Everyone has either experienced it, or the possibility of it seems to looms like dark storm clouds, overhead: a really crappy semester. From my own experience, I can say that wallowing in self-pity will only make you feel worse, and make others question your work ethic.
As a college student, whose campus is nine to 10 hours away from home, it is not as if my parents come and visit me often. Thus, it is difficult, if not impossible, to stress how I study or prepare for classes, leaving us students all alone while we attempt to explain why we've failed. Failure, for the record, is something that each and every one of us will experience in life. Though, it is what's done after said failure that really matters.
Now, after the initial failure, you're bound to feel in the dumps. That is totally natural. After all, you've invested hours upon hours of study time to pass your classes. However, I advise you to set what I call, a "pity-party limit," dictating how long you have to wallow in despair. Once that window is over, you must rise like a phoenix. Or, in the wise words of Kennedy Davenport: "After a long night of hooking, trade didn’t like the session so he had gutted me.. and set me on fire.. but I didn’t die.. b***h, I crystalized… and now I’m a Glamazon b***, ready for the runway." Girl, you better get up and slay.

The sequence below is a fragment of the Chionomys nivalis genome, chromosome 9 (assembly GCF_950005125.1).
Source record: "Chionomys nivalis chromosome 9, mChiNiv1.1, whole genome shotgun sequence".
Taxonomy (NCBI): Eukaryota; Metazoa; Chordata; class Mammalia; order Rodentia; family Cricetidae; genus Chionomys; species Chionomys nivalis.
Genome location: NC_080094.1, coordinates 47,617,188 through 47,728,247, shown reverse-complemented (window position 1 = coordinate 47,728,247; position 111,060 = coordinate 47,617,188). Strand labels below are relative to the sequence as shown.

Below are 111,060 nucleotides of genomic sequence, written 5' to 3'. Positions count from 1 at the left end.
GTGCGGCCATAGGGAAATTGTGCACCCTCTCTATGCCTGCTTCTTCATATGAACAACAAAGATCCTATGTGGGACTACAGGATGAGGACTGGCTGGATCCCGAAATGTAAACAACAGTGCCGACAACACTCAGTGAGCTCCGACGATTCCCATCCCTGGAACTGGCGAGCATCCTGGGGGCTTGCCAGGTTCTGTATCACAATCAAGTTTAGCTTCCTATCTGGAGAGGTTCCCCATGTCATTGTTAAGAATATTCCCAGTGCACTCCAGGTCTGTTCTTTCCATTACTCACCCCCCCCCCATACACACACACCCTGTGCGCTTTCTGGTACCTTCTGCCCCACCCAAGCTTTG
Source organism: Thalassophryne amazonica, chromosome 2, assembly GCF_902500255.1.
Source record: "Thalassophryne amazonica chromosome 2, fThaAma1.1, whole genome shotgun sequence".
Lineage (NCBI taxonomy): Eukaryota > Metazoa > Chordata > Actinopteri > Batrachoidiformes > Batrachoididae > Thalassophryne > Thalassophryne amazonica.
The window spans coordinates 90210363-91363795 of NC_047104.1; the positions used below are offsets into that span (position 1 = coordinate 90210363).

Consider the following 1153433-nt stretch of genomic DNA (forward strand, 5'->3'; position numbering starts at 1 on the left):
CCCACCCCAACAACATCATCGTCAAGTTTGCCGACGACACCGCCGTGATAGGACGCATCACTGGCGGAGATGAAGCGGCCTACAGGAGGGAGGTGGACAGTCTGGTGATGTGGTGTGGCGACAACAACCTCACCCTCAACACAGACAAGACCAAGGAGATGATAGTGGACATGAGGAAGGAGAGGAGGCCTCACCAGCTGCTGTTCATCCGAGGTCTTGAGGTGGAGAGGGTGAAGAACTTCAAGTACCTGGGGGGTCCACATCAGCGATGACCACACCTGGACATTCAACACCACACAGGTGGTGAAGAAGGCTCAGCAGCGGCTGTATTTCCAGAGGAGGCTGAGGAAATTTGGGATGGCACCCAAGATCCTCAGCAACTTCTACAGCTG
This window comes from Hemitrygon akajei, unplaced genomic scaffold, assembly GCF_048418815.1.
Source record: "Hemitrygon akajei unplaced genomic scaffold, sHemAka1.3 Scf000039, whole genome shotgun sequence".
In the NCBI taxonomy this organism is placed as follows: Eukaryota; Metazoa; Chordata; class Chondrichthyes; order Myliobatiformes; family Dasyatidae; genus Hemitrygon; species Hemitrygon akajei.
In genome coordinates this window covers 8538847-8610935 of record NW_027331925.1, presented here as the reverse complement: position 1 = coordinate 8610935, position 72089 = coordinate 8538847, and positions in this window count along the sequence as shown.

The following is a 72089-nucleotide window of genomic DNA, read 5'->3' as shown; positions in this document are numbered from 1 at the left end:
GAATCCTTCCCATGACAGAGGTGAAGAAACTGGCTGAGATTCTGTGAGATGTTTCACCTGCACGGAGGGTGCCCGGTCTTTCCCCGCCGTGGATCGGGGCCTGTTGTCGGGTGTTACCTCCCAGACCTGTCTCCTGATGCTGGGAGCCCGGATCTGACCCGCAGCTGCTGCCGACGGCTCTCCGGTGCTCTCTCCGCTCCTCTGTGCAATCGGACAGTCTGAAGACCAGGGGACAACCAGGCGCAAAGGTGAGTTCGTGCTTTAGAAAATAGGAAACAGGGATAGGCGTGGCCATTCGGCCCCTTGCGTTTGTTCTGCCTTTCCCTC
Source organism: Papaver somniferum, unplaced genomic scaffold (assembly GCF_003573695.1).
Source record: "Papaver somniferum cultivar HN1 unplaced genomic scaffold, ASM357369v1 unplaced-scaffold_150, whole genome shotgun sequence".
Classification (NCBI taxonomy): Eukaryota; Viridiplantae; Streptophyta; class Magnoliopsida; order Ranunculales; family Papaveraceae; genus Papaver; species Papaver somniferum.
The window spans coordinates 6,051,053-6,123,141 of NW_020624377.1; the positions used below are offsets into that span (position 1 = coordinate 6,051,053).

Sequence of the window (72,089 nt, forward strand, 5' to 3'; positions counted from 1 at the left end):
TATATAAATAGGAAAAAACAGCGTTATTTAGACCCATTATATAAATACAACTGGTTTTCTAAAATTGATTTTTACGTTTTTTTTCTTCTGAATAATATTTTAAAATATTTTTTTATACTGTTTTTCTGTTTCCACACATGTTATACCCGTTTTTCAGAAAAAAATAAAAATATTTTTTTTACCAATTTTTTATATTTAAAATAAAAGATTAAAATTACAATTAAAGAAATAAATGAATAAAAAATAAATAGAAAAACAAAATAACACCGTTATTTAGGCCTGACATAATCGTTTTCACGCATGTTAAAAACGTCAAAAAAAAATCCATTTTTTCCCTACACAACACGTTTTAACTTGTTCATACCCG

Coming to terms with your failure is probably the most difficult task. It is, as I like to call it, the "re-evaluate phase," which entails contemplation, introspection and accepting certain truths about yourself. I say that this is the hardest phase because it forces you to dig deep and decipher what messages are being sent from your soul. Now, I'm not really one for new-age spirituality, but as Selena Gomez says: "The heart wants what it wants. Listen to it."
Everyone is always quick to tell me to do what I really love, because then it won't feel like work. However, at times, I seem to be surrounded by influences whose voices contradict that sentiment. If I have learned one thing above all else, it has to be to follow your heart because no matter how many times you fail, you have got to get back up again, and show the world that you are meant for something greater than yourself.